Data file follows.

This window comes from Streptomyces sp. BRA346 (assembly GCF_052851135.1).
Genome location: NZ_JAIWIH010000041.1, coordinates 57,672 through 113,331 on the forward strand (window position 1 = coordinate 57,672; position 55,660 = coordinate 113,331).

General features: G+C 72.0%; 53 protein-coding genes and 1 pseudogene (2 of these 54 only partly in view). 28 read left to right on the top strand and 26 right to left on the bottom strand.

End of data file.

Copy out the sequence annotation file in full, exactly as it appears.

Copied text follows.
This window comes from Streptomyces sp. BRA346 (assembly GCF_052851135.1).
Genome location: NZ_JAIWIH010000041.1, coordinates 57,672 through 113,331 on the forward strand (window position 1 = coordinate 57,672; position 55,660 = coordinate 113,331).

General features: G+C 72.0%; 53 protein-coding genes and 1 pseudogene (2 of these 54 only partly in view). 28 read left to right on the top strand and 26 right to left on the bottom strand.